The following is a guest post created by Ashley B. Mulvey who writes for financial advisor career advice , her interest blog she uses to share her knowledge to assist people cope with the facets of economic advisory.
Financial Advisers can have great careers and be real assets to their communities, but they can fall prey to avoidable faults. Mistakes 1 through 6 cover ethical concerns and 7 through 10 cover business strategy and personal concerns.
1) Making uninformed choices.
In order to prevent mistakes, be sure to double check proper rates and information about the product(s) you are offering.
In order to stop fraud, go into your consultations with the attitude that you are going to do what is ideal for the customer whether or not you make the sale.
3) Signing an application with fields left blank.
Make sure that the application is fully filled out before signing it.
4) Asking for a check in the adviser’s name.
This should never be done, because premiums or payments from clients belong to the company under which the adviser is employed and should never be intermingled with the adviser’s personal records.
5) Putting unwanted pressure on the client.
Good salespeople can close a sale without using coercion. Always look out for the client’s best interest.
6) Failing to disclose probable problems of an investment product
The advisor is always obligated to disclose all factors of a financial product, regardless of whether the customer chooses to purchase it.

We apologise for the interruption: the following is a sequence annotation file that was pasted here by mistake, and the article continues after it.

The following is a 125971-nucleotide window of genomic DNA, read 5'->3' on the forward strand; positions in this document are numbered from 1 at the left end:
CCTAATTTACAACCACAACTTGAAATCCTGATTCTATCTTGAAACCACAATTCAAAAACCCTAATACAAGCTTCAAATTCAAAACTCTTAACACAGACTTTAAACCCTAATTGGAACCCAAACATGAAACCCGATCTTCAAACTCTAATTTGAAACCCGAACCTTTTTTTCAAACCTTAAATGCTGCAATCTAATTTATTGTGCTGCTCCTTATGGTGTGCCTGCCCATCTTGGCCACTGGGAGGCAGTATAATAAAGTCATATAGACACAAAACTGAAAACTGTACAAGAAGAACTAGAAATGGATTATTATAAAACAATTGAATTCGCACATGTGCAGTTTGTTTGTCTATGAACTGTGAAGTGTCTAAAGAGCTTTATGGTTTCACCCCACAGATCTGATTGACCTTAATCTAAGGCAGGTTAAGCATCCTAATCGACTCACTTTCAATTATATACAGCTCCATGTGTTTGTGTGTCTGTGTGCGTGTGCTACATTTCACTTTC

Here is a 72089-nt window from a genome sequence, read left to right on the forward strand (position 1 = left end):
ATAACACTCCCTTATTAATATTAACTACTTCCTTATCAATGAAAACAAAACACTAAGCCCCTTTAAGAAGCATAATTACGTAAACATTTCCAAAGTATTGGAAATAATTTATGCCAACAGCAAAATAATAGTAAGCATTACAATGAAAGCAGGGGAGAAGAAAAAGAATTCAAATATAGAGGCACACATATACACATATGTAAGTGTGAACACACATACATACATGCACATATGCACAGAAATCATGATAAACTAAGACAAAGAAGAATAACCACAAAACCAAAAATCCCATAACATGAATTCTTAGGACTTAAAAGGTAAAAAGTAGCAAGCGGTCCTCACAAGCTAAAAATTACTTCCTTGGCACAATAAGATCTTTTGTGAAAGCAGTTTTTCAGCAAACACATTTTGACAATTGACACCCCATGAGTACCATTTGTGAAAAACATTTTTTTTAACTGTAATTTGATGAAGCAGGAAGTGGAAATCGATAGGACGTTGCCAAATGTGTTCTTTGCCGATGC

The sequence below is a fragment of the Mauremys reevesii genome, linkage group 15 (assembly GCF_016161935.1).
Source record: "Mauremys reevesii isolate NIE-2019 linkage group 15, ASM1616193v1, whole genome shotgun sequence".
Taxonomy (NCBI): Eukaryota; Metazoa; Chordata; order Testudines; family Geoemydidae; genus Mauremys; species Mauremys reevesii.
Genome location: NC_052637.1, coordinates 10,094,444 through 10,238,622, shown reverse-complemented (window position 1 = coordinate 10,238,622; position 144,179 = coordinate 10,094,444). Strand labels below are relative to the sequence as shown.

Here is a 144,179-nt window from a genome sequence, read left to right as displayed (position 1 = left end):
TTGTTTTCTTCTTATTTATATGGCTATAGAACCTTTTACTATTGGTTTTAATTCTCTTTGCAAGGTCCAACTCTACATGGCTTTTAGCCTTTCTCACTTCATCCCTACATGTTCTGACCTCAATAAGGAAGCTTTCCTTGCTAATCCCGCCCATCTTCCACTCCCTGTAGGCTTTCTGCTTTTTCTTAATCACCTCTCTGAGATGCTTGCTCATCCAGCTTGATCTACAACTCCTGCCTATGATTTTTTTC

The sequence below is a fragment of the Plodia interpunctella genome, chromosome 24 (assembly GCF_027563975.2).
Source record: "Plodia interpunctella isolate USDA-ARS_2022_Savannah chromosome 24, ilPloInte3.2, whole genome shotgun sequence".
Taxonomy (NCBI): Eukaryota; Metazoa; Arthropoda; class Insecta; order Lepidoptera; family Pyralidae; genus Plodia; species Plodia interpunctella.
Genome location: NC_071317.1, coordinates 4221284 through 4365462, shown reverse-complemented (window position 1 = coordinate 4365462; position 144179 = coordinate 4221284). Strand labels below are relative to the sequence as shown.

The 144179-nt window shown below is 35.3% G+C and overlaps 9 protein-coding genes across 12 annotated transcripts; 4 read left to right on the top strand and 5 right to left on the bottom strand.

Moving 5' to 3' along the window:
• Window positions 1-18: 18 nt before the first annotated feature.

7) Forgetting to learn
Financial advisors should always be learning more about their functions and how to serve the community better. Good ways to do this are by reading books and attending conferences.
8) Forgetting to seek out new business
Even when financial agents are successful, they should always be making interactions with potential new customers so that their business will succeed in the long run. Ways to do this are through referrals and participating in trade shows.
9) Forgetting that a good mindset is vital
Even when financial advisers are active in seeking out new customers, they must have a can-do attitude that will help sustain them during dry periods. Ways to foster a good attitude are to read motivational books and to set aside time to do things they find enjoyable.
10) Neglecting to find a mentor.
Financial advisors need a good support system in place, because oftentimes they work alone. A good tutor can act as a mentor and a sounding board with whom younger financial advisers can share their joys and frustrations. Financial advisers should contact their supervisors for ideas on how to find a mentor.
And you also? What are the top faults made by financial advisors?
About the author: Ashley B. Mulvey writes for financial advisor career advice , her interest blog she uses to share her knowledge to assist people cope with the facets of economic advisory.